It has been asserted that the ear of man alone possesses a lobule; but "a rudiment of it is found in the gorilla" (31. Mr. St. George Mivart, 'Elementary Anatomy,' 1873, p. 396.); and, as I hear from Prof. Preyer, it is not rarely absent in the negro.
[Fig. 2. Human Ear, modelled and drawn by Mr. Woolner. The projecting point is labelled a.]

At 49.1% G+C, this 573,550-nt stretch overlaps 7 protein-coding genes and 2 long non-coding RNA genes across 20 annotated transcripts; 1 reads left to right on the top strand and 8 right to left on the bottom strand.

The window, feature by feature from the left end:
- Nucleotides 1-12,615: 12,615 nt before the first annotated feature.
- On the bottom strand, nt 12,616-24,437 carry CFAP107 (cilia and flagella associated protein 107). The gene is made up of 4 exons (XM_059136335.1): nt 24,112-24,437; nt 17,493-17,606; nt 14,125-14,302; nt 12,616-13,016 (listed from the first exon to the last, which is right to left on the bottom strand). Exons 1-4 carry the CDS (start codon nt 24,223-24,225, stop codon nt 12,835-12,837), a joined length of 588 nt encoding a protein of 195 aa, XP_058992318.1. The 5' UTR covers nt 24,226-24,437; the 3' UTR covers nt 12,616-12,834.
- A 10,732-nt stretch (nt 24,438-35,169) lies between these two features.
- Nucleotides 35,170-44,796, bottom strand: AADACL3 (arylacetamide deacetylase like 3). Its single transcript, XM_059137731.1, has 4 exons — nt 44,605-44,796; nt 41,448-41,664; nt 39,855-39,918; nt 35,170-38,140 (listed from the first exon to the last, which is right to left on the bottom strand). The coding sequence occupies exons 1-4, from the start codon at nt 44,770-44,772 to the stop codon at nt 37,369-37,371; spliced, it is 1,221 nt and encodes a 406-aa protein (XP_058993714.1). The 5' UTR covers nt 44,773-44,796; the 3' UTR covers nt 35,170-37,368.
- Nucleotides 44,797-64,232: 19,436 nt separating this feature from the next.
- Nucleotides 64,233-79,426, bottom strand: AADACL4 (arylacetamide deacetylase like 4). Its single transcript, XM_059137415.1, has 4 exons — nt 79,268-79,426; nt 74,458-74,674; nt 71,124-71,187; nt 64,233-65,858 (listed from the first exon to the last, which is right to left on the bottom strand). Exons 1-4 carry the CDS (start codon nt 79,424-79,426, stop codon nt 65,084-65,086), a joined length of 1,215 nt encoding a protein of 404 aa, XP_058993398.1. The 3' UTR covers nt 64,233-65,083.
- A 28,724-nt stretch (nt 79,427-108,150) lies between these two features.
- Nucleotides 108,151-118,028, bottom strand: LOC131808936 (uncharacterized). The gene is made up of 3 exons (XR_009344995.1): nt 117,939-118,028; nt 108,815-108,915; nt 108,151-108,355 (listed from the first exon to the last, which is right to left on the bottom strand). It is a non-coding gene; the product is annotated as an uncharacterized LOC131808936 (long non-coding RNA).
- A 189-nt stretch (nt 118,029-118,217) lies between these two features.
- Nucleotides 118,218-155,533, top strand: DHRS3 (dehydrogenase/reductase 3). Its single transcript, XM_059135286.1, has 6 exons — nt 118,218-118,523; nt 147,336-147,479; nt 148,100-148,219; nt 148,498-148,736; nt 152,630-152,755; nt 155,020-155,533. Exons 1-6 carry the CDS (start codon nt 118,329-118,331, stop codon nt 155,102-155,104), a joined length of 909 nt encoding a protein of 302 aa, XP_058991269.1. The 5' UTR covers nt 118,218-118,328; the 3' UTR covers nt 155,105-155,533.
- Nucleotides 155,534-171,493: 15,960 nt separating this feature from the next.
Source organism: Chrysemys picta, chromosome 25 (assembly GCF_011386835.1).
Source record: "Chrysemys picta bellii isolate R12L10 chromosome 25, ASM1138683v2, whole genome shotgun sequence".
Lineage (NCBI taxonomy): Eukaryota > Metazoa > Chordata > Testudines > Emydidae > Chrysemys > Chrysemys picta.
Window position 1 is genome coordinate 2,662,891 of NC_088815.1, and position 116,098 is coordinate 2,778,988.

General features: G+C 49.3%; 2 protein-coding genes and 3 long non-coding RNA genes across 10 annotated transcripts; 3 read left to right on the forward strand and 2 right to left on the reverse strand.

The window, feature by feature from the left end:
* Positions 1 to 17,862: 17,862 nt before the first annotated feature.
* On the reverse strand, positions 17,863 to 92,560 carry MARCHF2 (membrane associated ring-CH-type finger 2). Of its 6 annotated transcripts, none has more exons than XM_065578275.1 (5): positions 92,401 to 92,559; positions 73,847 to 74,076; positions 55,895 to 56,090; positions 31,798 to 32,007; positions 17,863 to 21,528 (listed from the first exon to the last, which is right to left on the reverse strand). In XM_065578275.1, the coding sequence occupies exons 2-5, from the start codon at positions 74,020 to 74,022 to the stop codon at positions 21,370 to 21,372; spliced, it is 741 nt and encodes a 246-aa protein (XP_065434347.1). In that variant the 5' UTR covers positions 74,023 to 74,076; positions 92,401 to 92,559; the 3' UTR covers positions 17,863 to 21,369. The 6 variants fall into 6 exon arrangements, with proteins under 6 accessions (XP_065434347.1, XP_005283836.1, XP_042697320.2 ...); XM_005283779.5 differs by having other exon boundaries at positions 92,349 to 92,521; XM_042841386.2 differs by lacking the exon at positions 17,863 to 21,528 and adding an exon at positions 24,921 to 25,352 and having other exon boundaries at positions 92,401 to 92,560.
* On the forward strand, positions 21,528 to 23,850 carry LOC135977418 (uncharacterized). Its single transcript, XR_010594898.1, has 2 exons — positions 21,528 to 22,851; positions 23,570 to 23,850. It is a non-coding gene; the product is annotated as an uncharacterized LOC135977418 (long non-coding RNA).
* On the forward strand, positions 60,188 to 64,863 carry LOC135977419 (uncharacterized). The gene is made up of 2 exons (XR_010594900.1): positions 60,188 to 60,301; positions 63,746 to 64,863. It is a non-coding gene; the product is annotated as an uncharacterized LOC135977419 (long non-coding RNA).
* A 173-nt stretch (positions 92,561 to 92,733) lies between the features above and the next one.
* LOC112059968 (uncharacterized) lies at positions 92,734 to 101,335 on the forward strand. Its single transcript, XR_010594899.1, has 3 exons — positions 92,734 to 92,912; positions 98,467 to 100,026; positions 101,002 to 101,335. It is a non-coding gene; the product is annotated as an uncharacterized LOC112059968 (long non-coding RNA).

The celebrated sculptor, Mr. Woolner, informs me of one little peculiarity in the external ear, which he has often observed both in men and women, and of which he perceived the full significance. His attention was first called to the subject whilst at work on his figure of Puck, to which he had given pointed ears. He was thus led to examine the ears of various monkeys, and subsequently more carefully those of man. The peculiarity consists in a little blunt point, projecting from the inwardly folded margin, or helix. When present, it is developed at birth, and, according to Prof. Ludwig Meyer, more frequently in man than in woman. Mr. Woolner made an exact model of one such case, and sent me the accompanying drawing. (Fig. 2). These points not only project inwards towards the centre of the ear, but often a little outwards from its plane, so as to be visible when the head is viewed from directly in front or behind. They are variable in size, and somewhat in position, standing either a little higher or lower; and they sometimes occur on one ear and not on the other. They are not confined to mankind, for I observed a case in one of the spider-monkeys (Ateles beelzebuth) in our Zoological Gardens; and Mr. E. Ray Lankester informs me of another case in a chimpanzee in the gardens at Hamburg. The helix obviously consists of the extreme margin of the ear folded inwards; and this folding appears to be in some manner connected with the whole external ear being permanently pressed backwards. In many monkeys, which do not stand high in the order, as baboons and some species of macacus (32. See also some remarks, and the drawings of the ears of the Lemuroidea, in Messrs. Murie and Mivart's excellent paper in 'Transactions of the Zoological Society,' vol. vii. 1869, pp. 6 and 90.), the upper portion of the ear is slightly pointed, and the margin is not at all folded inwards; but if the margin were to be thus folded, a slight point would necessarily project inwards towards the centre, and probably a little outwards from the plane of the ear; and this I believe to be their origin in many cases. On the other hand, Prof. L. Meyer, in an able paper recently published (33. 'Uber das Darwin'sche Spitzohr,' Archiv fur Path. Anat. und Phys., 1871, p. 485.), maintains that the whole case is one of mere variability; and that the projections are not real ones, but are due to the internal cartilage on each side of the points not having been fully developed. I am quite ready to admit that this is the correct explanation in many instances, as in those figured by Prof. Meyer, in which there are several minute points, or the whole margin is sinuous. I have myself seen, through the kindness of Dr. L. Down, the ear of a microcephalous idiot, on which there is a projection on the outside of the helix, and not on the inward folded edge, so that this point can have no relation to a former apex of the ear. Nevertheless in some cases, my original view, that the points are vestiges of the tips of formerly erect and pointed ears, still seems to me probable. I think so from the frequency of their occurrence, and from the general correspondence in position with that of the tip of a pointed ear. In one case, of which a photograph has been sent me, the projection is so large, that supposing, in accordance with Prof. Meyer's view, the ear to be made perfect by the equal development of the cartilage throughout the whole extent of the margin, it would have covered fully one-third of the whole ear. Two cases have been communicated to me, one in North America, and the other in England, in which the upper margin is not at all folded inwards, but is pointed, so that it closely resembles the pointed ear of an ordinary quadruped in outline.